Printed Dots Detect Ebola (and More) Without a Lab

Photo: Wyss Institute/Harvard University
Synthetic gene networks printed on paper and freeze-dried to produce inexpensive, sensitive field diagnostics. Diagonal stripe shows that different assays do not cross-react.

In their new paper in the journal Cell, Keith Pardee, James J. Collins and colleagues from Collins’ lab at Harvard’s Wyss Institute for Biologically Inspired Engineering talk about networks, printing circuits, programming, and even orthogonality.

They’re not talking about electronics, though. They’re describing how they developed “paper-based synthetic gene networks” into a practical, and potentially revolutionary, diagnostic tool for detecting a wide range of biomolecular targets such as glucose and viruses.

It took them less than a day to produce a slip of paper that can detect the Ebola virus. Armed only with that slip and smartphone camera, a healthcare worker in the field could know within two hours—and sometimes in as little as 20 minutes—whether a patient is infected or not. And the doctor, nurse, or volunteer could do this without advanced skills, extensive sample preparation, expensive reagents, laboratory instruments, or even refrigeration.

“Our paper-based system could not only make tools currently only available in laboratory readily fieldable, but also improve the development of new tools and the accessibility of these molecular tools to educational programs for the next generation of practitioners,” wrote Collins.

To produce a synthetic gene network, selected chunks of DNA, RNA, proteins, organelles (including, importantly, the ribosomes that read messenger RNA, or mRNA, and translate it into proteins), and other biomolecules are freed from their cellular casings and isolated into a complete but non-living physiological pathway.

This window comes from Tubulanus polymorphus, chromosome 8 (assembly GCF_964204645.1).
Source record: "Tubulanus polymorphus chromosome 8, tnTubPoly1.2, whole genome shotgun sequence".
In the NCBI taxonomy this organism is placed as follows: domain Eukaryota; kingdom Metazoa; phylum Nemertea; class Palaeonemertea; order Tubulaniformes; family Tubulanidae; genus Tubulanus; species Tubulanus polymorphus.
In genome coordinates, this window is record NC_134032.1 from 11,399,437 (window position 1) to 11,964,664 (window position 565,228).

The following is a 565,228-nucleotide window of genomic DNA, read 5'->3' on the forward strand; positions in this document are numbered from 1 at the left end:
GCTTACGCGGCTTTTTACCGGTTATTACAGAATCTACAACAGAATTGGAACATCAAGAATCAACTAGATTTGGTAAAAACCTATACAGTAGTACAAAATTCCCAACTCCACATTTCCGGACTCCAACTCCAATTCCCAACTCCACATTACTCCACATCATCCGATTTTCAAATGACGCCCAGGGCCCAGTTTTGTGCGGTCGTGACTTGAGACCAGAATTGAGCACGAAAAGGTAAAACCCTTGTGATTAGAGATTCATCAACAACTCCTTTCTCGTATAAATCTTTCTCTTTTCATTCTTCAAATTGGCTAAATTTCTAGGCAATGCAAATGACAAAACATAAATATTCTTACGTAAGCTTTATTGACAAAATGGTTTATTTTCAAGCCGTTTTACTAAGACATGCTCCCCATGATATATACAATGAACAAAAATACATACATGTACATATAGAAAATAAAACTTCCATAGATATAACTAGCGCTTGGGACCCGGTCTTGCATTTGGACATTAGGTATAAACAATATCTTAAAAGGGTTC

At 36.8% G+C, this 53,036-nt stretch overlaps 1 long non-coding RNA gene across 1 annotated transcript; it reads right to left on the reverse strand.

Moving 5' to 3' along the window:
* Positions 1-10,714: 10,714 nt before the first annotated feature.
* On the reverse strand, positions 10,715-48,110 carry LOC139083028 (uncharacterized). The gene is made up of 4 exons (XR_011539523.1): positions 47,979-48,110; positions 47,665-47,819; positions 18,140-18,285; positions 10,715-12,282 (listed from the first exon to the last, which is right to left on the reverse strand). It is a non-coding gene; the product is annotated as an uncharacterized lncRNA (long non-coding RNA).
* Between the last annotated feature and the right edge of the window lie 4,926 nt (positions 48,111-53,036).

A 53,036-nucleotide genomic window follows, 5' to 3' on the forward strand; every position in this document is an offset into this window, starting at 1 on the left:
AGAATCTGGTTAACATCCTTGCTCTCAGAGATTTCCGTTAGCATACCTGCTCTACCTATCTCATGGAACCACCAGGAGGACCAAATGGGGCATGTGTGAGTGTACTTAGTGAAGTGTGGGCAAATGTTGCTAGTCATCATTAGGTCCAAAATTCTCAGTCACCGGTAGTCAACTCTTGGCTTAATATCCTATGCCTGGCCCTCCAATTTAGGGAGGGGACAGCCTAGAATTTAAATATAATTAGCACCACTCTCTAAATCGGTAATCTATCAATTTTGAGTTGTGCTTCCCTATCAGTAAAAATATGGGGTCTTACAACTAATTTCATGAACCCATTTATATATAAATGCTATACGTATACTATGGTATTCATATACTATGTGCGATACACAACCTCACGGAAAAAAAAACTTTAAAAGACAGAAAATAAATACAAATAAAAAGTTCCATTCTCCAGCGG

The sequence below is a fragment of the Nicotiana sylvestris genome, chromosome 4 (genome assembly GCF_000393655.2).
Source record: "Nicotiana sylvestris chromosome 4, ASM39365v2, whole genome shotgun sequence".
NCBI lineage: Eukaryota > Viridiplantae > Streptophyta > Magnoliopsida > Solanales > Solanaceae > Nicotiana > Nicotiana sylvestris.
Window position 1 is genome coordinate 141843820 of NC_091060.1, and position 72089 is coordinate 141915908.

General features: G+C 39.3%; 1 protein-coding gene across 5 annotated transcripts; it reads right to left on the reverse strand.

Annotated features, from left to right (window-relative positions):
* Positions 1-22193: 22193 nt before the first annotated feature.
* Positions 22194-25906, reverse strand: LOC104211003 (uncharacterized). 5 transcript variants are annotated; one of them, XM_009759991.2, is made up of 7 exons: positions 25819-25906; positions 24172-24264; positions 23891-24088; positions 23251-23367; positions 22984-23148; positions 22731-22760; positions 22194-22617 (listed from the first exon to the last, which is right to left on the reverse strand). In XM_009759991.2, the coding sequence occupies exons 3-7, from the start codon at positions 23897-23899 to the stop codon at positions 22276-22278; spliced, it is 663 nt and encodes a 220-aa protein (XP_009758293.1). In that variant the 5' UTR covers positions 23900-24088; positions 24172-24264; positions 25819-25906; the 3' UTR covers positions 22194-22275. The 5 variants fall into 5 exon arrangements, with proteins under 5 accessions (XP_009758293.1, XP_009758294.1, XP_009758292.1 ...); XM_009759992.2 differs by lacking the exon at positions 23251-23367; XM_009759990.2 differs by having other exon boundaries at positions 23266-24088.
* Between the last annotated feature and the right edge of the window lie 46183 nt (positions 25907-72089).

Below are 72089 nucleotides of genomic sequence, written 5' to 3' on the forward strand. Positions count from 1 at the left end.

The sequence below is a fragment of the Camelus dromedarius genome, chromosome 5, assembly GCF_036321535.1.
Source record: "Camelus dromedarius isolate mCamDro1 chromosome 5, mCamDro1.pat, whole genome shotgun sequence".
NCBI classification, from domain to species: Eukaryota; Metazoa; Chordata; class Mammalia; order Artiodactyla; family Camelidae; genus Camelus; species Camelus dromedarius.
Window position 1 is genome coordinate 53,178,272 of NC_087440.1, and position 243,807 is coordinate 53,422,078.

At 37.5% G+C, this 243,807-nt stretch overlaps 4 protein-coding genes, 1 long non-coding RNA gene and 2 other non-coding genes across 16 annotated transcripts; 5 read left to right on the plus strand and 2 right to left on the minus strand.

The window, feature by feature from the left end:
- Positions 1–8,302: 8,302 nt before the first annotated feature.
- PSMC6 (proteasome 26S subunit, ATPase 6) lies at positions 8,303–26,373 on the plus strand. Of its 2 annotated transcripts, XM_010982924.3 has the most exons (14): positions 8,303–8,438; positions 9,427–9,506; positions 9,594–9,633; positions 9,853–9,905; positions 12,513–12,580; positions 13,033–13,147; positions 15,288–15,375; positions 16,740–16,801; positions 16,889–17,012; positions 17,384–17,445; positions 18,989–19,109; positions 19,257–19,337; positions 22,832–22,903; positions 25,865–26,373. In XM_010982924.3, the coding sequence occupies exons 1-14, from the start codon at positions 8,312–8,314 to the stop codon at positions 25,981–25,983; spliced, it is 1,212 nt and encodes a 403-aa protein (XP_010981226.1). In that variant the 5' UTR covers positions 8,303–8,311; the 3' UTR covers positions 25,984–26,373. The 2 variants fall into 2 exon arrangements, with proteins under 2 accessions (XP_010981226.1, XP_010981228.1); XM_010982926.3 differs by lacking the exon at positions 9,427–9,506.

The Wyss researchers engineered their synthetic network, painted the stew onto paper (or cloth, or any other porous medium), and freeze-dried it into an inert dot. Add water and a bit of a triggering analyte—DNA from a suspicious virus, say—and the synthetic network goes to work, activating a cascade of reactions that causes the printed dot to change color. The approach could be used for detecting not just viruses, but a staggering variety of other targets.

A “toehold hairpin RNA” sensor is a key to the process. If a single strand of RNA includes complementary sequences at separated stretches along its length, it can fold back upon itself to form a hairpin. The Wyss researchers engineer an RNA sequence so that it includes: a stretch of detector RNA that will bind to messenger RNA produced by the target (a transcript Ebola virus produces to build coat proteins for new viruses, for example); a ribosome binding site sequence, which will prompt the ribosome to grab the molecule and start reading its instructions to make protein; a “closure” sequence that binds to the detector RNA, hiding the ribosome binding site in the loop of the hairpin; and mRNA instructions for an enzyme (such as beta-galactosidase) that will alter the structure of a reporter molecule (such as a yellow form of galactose) to change its color (say, to a purple). [See the video here.]